After three days of the London Book Fair, I’ve unpacked my memories and my bags of freebies. All the usual suspects were there, such as bowls of sweeties on the stands, people in unsuitable footwear, and long queues for overpriced sandwiches.
Olympia is vast, but every corner of every hall was filled.
Can you spot land-locked Switzerland?
Books Are My Bag grows bigger by the year.
The PEN Literary Salon was a popular destination, especially when the Julian Fellowes entertained with talk of Downton Abbey, his new venture Belgravia, and the eternal truths of writing (eg ‘The trick of life is to be undisappointing’).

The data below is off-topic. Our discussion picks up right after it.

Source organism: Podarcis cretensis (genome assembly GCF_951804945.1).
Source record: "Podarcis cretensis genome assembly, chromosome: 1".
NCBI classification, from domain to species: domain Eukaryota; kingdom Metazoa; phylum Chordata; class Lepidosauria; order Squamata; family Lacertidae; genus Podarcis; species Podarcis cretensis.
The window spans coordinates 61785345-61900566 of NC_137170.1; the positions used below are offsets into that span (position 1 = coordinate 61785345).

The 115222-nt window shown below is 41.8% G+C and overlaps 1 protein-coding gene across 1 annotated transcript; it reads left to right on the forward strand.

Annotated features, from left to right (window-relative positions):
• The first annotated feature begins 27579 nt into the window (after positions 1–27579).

While there’s always an Author of the Day programme, authors are not the main focus of the book fair, even if publishers would find it hard to create many books without them.
Still, there was a goodly contingent of authors, including many independent authors.
On Tuesday, Alison Morton launched Insurrectio. If you think I missed off an N, you need to get acquainted with her Roma Nova series.
While authors come in all shapes and sizes, there are sometimes uncanny similarities.
Not literally sisters, but literary sisters. In the middle is Helena Halme who writes The Englishman series. Her latest title, The Finnish Girl, is out today. Children’s author Karen Inglis is on the right.
Author HQ may have been relegated to the back of the venue, but it was as packed as ever.
The fair is now over, the final stragglers shepherded out by tannoy at 5pm on Thursday. But today indie authors can attend the Indie Author Fringe here.
And it’s only 11 months to go till #LBF17.